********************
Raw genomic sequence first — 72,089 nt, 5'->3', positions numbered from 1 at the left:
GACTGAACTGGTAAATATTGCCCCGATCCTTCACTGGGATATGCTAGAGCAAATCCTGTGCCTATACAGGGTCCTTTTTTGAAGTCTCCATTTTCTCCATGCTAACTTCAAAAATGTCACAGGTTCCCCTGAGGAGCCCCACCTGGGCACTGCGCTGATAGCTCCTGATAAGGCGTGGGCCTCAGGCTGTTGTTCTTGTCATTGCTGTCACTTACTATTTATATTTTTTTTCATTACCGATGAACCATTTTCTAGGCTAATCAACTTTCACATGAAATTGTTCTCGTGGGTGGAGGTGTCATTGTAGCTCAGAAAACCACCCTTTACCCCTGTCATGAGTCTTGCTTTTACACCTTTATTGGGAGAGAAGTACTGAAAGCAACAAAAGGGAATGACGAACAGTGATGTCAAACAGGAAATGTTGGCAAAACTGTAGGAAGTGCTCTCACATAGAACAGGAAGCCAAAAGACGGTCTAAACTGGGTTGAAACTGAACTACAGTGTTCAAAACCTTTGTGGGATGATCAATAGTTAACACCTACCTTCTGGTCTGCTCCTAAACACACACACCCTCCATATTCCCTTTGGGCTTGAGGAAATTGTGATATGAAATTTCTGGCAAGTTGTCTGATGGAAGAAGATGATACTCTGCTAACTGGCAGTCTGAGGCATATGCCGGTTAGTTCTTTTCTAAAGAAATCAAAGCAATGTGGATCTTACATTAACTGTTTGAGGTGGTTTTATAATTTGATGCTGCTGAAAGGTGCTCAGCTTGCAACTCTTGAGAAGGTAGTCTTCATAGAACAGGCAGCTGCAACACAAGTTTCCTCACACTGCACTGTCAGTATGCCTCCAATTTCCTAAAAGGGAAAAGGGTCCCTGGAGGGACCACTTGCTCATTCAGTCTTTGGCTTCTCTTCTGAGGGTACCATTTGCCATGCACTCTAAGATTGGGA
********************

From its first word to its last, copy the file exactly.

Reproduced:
Raw genomic sequence first — 72,089 nt, 5'->3', positions numbered from 1 at the left:
GACTGAACTGGTAAATATTGCCCCGATCCTTCACTGGGATATGCTAGAGCAAATCCTGTGCCTATACAGGGTCCTTTTTTGAAGTCTCCATTTTCTCCATGCTAACTTCAAAAATGTCACAGGTTCCCCTGAGGAGCCCCACCTGGGCACTGCGCTGATAGCTCCTGATAAGGCGTGGGCCTCAGGCTGTTGTTCTTGTCATTGCTGTCACTTACTATTTATATTTTTTTTCATTACCGATGAACCATTTTCTAGGCTAATCAACTTTCACATGAAATTGTTCTCGTGGGTGGAGGTGTCATTGTAGCTCAGAAAACCACCCTTTACCCCTGTCATGAGTCTTGCTTTTACACCTTTATTGGGAGAGAAGTACTGAAAGCAACAAAAGGGAATGACGAACAGTGATGTCAAACAGGAAATGTTGGCAAAACTGTAGGAAGTGCTCTCACATAGAACAGGAAGCCAAAAGACGGTCTAAACTGGGTTGAAACTGAACTACAGTGTTCAAAACCTTTGTGGGATGATCAATAGTTAACACCTACCTTCTGGTCTGCTCCTAAACACACACACCCTCCATATTCCCTTTGGGCTTGAGGAAATTGTGATATGAAATTTCTGGCAAGTTGTCTGATGGAAGAAGATGATACTCTGCTAACTGGCAGTCTGAGGCATATGCCGGTTAGTTCTTTTCTAAAGAAATCAAAGCAATGTGGATCTTACATTAACTGTTTGAGGTGGTTTTATAATTTGATGCTGCTGAAAGGTGCTCAGCTTGCAACTCTTGAGAAGGTAGTCTTCATAGAACAGGCAGCTGCAACACAAGTTTCCTCACACTGCACTGTCAGTATGCCTCCAATTTCCTAAAAGGGAAAAGGGTCCCTGGAGGGACCACTTGCTCATTCAGTCTTTGGCTTCTCTTCTGAGGGTACCATTTGCCATGCACTCTAAGATTGGGA